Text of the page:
Friday, February 6, 2015

Unusual Artifacts: Johnny the Dunce, an Automaton, 1860

French, 1860
The Victoria & Albert Museum
Poor Johnny. He’s a dunce. This somewhat creepy, but entirely intriguing figure of wax is more than just an awkward depiction of a humiliated boy. It’s also an automaton by an unknown French maker.

Here, we see the figure of a young boy sitting on (not at) his desk. He’s trying to learn to read, but his attempts are unsuccessful as his book is upside down. I worked with people like this once. Despite his earnest efforts, he has not been rewarded for his sad studies. He has been made to wear an artificial suede cap marked DUNCE which has been fashioned to resemble two ass’ ears. Still, the cap goes nicely with his red and white sweater, yellow silk shirt and waistcoat with a red silk front and brown silk back. Clearly he comes from a well-off family. His breeches are of striped silk and velvet in dark green, pale green and orange which somewhat clash with his knitted yellow and green striped socks which stick out below his black lace up boots.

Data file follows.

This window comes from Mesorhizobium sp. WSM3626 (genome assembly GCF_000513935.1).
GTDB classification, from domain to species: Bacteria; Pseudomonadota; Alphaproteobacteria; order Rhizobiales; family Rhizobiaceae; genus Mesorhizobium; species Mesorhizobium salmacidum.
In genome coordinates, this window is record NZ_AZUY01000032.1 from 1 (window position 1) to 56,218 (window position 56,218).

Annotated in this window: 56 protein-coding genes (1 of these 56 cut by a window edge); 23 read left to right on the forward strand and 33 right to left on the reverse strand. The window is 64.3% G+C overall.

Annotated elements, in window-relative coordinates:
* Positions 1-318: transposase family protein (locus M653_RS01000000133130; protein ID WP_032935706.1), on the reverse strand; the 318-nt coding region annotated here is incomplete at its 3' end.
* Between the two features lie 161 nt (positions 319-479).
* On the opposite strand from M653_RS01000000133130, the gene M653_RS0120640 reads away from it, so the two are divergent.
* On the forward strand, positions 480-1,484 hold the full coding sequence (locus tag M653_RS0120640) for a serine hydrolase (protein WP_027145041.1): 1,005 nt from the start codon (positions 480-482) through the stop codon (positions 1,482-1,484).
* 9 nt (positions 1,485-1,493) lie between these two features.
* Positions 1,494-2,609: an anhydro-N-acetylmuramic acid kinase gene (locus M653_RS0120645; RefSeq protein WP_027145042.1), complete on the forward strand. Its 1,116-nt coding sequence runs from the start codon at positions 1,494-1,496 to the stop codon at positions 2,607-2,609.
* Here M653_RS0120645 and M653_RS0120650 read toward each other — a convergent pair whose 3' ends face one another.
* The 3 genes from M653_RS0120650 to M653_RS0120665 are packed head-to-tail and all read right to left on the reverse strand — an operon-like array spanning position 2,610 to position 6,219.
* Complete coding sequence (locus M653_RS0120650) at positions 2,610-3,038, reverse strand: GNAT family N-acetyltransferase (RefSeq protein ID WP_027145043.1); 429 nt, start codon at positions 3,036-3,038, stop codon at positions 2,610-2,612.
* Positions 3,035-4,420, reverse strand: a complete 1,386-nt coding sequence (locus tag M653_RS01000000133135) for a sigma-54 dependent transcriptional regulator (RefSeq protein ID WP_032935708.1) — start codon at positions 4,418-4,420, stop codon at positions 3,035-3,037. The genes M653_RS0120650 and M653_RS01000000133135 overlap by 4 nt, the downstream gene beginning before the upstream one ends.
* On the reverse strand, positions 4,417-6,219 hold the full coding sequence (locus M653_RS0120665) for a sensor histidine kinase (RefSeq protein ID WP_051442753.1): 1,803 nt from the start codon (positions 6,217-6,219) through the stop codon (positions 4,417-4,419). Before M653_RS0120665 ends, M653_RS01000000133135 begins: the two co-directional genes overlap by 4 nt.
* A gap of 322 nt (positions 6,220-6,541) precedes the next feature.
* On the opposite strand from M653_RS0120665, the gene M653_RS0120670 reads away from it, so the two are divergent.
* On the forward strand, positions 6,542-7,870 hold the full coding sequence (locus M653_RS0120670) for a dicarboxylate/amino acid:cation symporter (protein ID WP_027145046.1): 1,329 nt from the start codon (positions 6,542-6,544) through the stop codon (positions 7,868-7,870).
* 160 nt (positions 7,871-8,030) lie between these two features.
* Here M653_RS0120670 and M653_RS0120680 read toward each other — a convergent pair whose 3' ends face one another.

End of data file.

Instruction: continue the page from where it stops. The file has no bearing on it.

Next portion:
Johnny’s head and body are crafted of composition while his lower arms made of bisque. His wax head is adorned with hair of black mohair and eyes of brown glass.
He looks rather pathetic when sitting still. However, when the clockwork mechanism is activated and a slow, mournful tune begins to play, he looks all the more pathetic. The ears on his dunce’s cap move back and forth as his head moves to the left. It’s quite a complicated animation as his right arm also moves up and down and his left leg swings.

Such automata were not made for children. These were the stuff of aristocratic adults and were often trotted out for the amusement of guests. 

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